“I am, Sergeant,” I say, curious why my name is of note.
“They say you’re a good shot. Ever handled a sniper rifle?”
“Yes, Sergeant,” I say. I’d fired it once at basic, I suppose that counts. It seems to. He nods and taps his pad and says nothing more on it.
“Get on down the line. I’m putting you in Company B. They’ll be heading up to the front soon.”
We move on, not wanting to stand there much longer. Water is soaking through my boots at the seams and the further we walk, the darker the trenches become. Before long we can only step forward, unable to see a meter in front of us. We hold a hand out against a well and another out before us. Once we trip over something stiff and fleshy and we move on quickly.
The darkness is everywhere. I feel it distinctly as we slosh ahead. We say nothing to one another. Above us, there are no stars. Perhaps there are clouds, but perhaps there are not. In this desolate place between lights, I find myself alone even though Shiod is there on my right. I try not to think about home, about how this might have all been a horrible mistake.
We come into the light, sickly and yellow like before. There are men sitting in there, looking sallow and dead despite the breath that mists between unmoving lips. One of them holds a helmet on his knees, sitting perfectly still. He is the only one to look at us and I wonder if we look like children caught where we aren’t supposed to be.
“You it?” he says without emotion. No, I decide then, it is not without emotion. It’s more that the emotion is gone, blown away. The void of humanity, of fear or hope, scares me more than the darkness. He offers us a smile, but it is as dead as his voice.
“Yes,” I say. Shiod normally speaks for us but he is quiet now. I feel his spirit suppress at the sight of these men. They are dead men who have yet to lay in the mud and act the part. How can they be so far gone? What must be ahead of us that soldiers die before their bodies do?
The man with the helmet nods once and then ducks into a dugout we did not see before. It is a black hole in the earth, a cave through which our naked eyes can see nothing. It is an uncomfortable feeling and I look away, ashamed but I don’t know why. In school, our teachers quoted a Balmorran poet who said, ‘O’look ye on the end of time and despair, on the precipice and quail. Come ye faithful and close thy eyes to look upon darkness and emptiness and nothing.’ I feel suddenly that this is very profound, that perhaps all eighteen years of my life were not a waste. But the feeling is fleeting and the man returns, dispelling the magnitude of the sensation.
“Take these,” he says and hands us each a bag with a mask within. “For the gas,” he continues when I look at him with confusion. “And this.” With that he hands us each a slugthrower, a pistol that explodes a small cartridge within and fires a pellet of metal rather than a bolt of light. It is an old weapon, outdated even when my ancestors came to this world.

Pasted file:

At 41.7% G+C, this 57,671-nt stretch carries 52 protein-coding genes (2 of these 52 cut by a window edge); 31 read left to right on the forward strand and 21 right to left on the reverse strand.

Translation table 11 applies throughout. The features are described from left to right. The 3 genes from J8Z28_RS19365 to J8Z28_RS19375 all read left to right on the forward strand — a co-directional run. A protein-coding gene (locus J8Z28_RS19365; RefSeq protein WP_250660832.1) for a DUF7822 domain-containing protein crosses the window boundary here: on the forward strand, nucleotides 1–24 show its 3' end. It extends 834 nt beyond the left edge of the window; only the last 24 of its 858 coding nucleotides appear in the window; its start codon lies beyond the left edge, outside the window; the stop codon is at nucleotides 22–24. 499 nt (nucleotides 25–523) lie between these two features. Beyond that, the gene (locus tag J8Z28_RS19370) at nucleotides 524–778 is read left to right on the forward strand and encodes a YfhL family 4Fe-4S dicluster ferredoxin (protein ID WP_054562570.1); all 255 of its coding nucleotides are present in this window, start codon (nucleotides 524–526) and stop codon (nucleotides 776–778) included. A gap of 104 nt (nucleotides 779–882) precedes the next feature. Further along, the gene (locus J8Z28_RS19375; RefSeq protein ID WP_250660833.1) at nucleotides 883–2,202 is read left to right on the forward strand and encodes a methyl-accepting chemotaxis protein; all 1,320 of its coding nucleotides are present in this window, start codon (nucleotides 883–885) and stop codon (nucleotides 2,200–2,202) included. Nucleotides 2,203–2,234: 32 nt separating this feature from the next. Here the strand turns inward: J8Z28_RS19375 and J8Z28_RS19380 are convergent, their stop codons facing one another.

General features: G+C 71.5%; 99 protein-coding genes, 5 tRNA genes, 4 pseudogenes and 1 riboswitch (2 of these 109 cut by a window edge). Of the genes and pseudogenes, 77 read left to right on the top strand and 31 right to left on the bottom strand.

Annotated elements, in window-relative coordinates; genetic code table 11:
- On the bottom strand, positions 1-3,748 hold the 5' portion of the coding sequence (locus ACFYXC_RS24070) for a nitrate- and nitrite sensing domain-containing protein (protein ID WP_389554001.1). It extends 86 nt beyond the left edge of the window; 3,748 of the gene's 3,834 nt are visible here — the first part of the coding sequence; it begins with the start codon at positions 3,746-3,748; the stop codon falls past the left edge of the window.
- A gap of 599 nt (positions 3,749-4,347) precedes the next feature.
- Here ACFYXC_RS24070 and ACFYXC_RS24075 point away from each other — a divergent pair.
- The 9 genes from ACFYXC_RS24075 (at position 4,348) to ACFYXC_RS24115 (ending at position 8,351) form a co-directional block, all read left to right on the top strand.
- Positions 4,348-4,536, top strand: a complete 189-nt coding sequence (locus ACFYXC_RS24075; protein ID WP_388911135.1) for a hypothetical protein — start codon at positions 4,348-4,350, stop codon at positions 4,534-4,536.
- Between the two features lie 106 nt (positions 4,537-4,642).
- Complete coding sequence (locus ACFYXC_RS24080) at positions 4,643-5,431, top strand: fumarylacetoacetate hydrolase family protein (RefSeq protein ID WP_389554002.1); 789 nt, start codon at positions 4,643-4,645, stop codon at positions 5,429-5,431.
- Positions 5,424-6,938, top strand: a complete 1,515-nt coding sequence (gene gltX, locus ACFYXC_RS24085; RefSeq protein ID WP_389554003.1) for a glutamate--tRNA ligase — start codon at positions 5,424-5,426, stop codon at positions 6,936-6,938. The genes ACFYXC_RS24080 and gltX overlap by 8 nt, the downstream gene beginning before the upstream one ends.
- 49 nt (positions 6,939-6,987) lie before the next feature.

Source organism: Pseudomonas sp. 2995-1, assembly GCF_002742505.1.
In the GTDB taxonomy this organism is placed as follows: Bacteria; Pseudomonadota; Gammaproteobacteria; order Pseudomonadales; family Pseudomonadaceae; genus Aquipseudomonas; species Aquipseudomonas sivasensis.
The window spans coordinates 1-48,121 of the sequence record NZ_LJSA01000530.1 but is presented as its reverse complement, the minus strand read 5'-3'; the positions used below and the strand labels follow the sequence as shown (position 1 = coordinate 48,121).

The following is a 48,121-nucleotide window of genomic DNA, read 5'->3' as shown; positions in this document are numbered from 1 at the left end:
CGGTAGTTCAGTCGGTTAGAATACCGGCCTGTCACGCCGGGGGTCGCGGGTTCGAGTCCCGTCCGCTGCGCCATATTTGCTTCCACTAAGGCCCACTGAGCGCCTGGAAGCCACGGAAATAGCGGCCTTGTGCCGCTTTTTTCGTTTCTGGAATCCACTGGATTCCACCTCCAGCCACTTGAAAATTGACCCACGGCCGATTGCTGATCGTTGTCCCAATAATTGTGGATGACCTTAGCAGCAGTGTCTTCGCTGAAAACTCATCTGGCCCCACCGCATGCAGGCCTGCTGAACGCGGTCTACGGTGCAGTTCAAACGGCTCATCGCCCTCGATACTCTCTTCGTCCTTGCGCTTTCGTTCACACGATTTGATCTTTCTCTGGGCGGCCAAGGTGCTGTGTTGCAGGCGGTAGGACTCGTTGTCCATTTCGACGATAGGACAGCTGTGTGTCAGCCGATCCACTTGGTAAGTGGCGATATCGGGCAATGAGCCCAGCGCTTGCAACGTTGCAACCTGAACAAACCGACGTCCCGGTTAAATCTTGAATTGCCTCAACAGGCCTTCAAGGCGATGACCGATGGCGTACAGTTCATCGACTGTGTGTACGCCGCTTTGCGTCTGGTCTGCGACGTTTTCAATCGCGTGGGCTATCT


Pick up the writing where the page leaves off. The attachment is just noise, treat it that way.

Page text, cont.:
“What is this for?” Shiod asks and Len slaps him on the arm. “Well? What for? We haveblasters don’t we?”
“It’s for the Sith,” the man says. “Lightsabers.”
I have never seen a lightsaber, those great glowing weapons of power and light, so full ofstrength that as boys we both dream of them, and fear them. On Balmorra where the war has been so close, as close as my mother or sister, those weapons glow red most often and it is terror that seizes us now. I see it in the eyes of my friends. I feel it in the grip Shiod has on my coat sleeve and the quiver in Vanmere’s exhaling breath. Len says nothing, does nothing. I think he doesn’t understand. It is plain. Our bolts will not kill a man with one of those blades. It will be stopped and returned to us. Death by our own hands. I nod and the man seems to take this for a group answer.
“Sit,” he says and does so himself. He stares straight ahead at the mud wall opposite him and holds his helmet on his knees. “It’ll be our turn soon.”
We sit, all four of us on a ledge of mud and broken rock. Vanmere rubs at his chubby cheeks and gets streaks of mud all over them. Len is searching his medical bag but doesn’t find whatever it is he’s looking for. I don’t think he ever will as I don’t think it exists here at the front.
“Where’s Kat?” Shiod asks me in a whisper. I shake my head. How could I know where Kat is? I know I should ask the man with the helmet but my voice sticks in my throat. I suddenly don’t want to ask, don’t want to know in case he is dead. But that is ridiculous. Kat isn’t dead. It is impossible. In school he never lost in sports and never failed a test. He never seemed to try. Kat just did things and came out okay. He would survive this too. It would be a snap for him. He will come up to us soon, grinning and ask us for a tabac stick or bit of gum.
There is a whistle now, shrill and short like a bird’s death rattle. The men around us stand and so we stand as well. We look confusedly at one another but pile in behind the man with the helmet. He turns his head to look at me just before pulling on his helmet. “It’s time,” he says.
I am about to ask what he means but there is a loud crack that splits the sky with blue and white. The sound is like the world cracking open. I cover my ears with my hands but drop them again so I can pick up Shiod who has fallen to his knees. There is another crack, this time longer and louder. Again and again and again!